Knowing Darkness: Reflections on Skepticism, Melancholy, Friendship, and God
by Addison Hodges Hart
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“In other words, conventional piety is fine so far as it goes, but it doesn’t go very far at all in making sense of the larger mystery enveloping our existence — it has significant limitations where ‘explaining’ human experience is concerned.”
In Knowing Darkness, Addison Hart pushes back against several common notions of conventional piety. He argues that soul-conditions like melancholy and skepticism are vital parts of the life of Christian faith, and that our sad attachments to surface religiosity often keep us from being true friends to one another in the struggles of life.
Hart is unapologetic about his use of vintage words to describe types of dis-ease we experience in our lives. “I find that in some cases archaic terms are useful precisely because they don’t carry along with them the baggage of modern tastes and prejudices found in contemporary terminology and neologisms.”
And so he speaks of melancholy rather than “depression” and describes it in more robust terms as “a feeling of thoughtful sadness.” Hart bluntly says that anyone devoid of melancholy in a world like ours lacks something vital with regard to an essential humanity.
Anything calling itself “faith” that sets itself against the essential human feeling that engenders melancholy is in fact a fraud. Even when melancholy becomes a malady,there are few things more intolerable, tyrannical, and oppressive than the inane injunction that “Thou shalt smile:” When this absurd dictum goes on to get mixed up with mass-market religious drivel, such cheerfulness and baffling optimism are enough to drive a thoughtful believer to the brink of disbelief or even despair.
He also believes that skepticism is misunderstood, especially by the religious. In modern usage the term “skeptic” is used to describe new atheist cynics and those who rail against religion as intellectually unfeasible and morally indefensible. They are not skeptics, but idealogues. At their core they are fundamentalists, unyielding in their commitments. They are judgmental, not open and inquiring, toward those they accuse of casting judgment. Hart would like us to recover the true meaning of the word “skeptic” and come to recognize how important this attitude is to an adult faith.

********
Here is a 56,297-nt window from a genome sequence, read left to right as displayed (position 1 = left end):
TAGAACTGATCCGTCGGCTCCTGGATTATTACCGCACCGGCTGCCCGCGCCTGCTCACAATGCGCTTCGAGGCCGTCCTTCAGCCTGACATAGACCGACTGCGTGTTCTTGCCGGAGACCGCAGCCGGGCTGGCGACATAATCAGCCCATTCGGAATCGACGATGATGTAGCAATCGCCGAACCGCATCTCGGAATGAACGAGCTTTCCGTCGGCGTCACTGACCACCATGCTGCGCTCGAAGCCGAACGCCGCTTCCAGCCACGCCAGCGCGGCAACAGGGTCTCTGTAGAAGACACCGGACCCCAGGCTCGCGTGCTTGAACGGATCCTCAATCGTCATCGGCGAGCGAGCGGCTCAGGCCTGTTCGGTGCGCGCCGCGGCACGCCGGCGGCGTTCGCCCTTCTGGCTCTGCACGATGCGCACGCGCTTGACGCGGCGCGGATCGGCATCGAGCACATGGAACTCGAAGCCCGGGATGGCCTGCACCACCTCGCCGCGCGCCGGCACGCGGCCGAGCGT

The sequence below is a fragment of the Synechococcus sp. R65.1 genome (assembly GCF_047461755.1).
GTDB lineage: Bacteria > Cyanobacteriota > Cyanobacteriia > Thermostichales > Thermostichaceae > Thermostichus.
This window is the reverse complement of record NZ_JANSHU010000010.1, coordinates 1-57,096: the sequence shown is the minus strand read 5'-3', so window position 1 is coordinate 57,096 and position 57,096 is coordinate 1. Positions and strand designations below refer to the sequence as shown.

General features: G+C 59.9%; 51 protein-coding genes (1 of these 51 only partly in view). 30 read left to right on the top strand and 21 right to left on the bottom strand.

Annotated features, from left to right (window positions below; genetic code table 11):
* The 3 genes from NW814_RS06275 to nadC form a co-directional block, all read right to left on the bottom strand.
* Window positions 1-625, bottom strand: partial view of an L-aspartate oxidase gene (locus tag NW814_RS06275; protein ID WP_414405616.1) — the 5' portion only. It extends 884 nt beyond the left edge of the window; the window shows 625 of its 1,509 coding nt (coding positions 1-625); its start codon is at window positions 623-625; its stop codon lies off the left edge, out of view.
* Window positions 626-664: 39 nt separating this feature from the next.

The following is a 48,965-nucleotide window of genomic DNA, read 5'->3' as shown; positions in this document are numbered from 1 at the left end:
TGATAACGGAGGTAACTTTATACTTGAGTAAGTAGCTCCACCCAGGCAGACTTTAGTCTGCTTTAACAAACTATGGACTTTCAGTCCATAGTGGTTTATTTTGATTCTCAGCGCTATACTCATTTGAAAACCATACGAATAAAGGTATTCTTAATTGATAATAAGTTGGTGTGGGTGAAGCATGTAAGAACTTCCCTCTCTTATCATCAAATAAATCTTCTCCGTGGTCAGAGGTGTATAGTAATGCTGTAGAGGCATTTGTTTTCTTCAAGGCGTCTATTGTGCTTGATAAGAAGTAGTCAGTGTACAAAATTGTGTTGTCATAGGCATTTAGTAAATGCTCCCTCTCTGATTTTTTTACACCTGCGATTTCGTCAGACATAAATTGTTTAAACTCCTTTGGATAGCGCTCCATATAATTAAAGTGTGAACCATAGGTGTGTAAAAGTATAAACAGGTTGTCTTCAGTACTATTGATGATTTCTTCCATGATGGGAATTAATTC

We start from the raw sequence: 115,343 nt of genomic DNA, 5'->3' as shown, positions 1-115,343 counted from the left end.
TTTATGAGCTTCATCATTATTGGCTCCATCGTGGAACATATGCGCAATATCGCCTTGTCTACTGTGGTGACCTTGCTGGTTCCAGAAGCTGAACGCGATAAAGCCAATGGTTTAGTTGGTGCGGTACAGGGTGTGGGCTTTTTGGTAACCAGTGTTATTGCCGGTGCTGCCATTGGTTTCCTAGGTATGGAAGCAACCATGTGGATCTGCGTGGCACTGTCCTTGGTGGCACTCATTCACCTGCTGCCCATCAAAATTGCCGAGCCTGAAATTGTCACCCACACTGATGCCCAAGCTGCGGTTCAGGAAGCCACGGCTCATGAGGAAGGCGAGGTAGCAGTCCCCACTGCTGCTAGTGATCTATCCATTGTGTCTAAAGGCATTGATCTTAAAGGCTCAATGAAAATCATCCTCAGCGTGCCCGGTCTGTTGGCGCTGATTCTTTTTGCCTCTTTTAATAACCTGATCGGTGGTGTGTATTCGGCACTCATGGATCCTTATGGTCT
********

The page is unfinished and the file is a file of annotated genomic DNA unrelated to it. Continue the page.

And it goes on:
Genuine skepticism, like melancholy, grows out of distress and dissatisfaction with regard to the human condition. The brokenness within and around us eggs us on to scrutinize life and the philosophies put forward to explain it more sharply and critically, to avoid accepting “the neat packages provided by unthinking biblicism, dogmatism, traditionalism…, moralism…, or so-called liberalism.”
It possesses a place of distinction as a laudable quality which keeps religion honest, obliging us to have our eyes open and our brains functioning, making sure that good sense isn’t stifled by claptrap, status, fakery, and mummery.
…Again, skepticism is precisely the frame of mind we should adopt toward a great deal of what we see and hear around us in the religious context, just as in the political,social,and economic spheres. Bombarded as we are by tripe, idiocy, propaganda, lying, “humor;” and hubris — in other words, “sound bites” — we are fools if we aren’t skeptics at some level.
At first, Addison Hart thought that a discussion of these aspects of the life of faith would be sufficient to push back against the tide of superficial religion that keeps us from growing up and being fully human. However, the more he read books like Ecclesiastes and Job, he saw a third theme emerging that should be discussed along with melancholy and skepticism. In a life of faith where these and other human feelings are experienced and not denied, there is a need for faithful, supportive friendship. “Faith is maintained in relationship to those we have grown to love and trust, whose support upholds us.”
It seemed natural to me, therefore, that an extended reflection on melancholy and skepticism should finally touch on the subject of friendship in Christ as well. All three are rudimentary and integral to human life, immediately interrelated, and therefore part of faith.
After introducing the three main themes of the book, the author devotes a chapter to each theme, then explores what light two books of the Bible — Ecclesiastes and Job — shine on them.
He then ties his thoughts together in the context of friendship with the report of a spiritual conversation about these topics among friends at a convent hermitage.
Knowing Darkness ends with a “Concluding Unscientific Postscript” reflecting on what these themes have to do with the underlying subject of the book — faith – faith not as something static and flat that simply “is,” but rather as vital, growing, changing; an active trust and feeling that lives and morphs in response to the realities of human life in this world.
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This is a wise book, well worth your attention and contemplation.
It encourages us: Don’t settle for less than real life, real humanity, real faith, a real relationship with God and others in this world.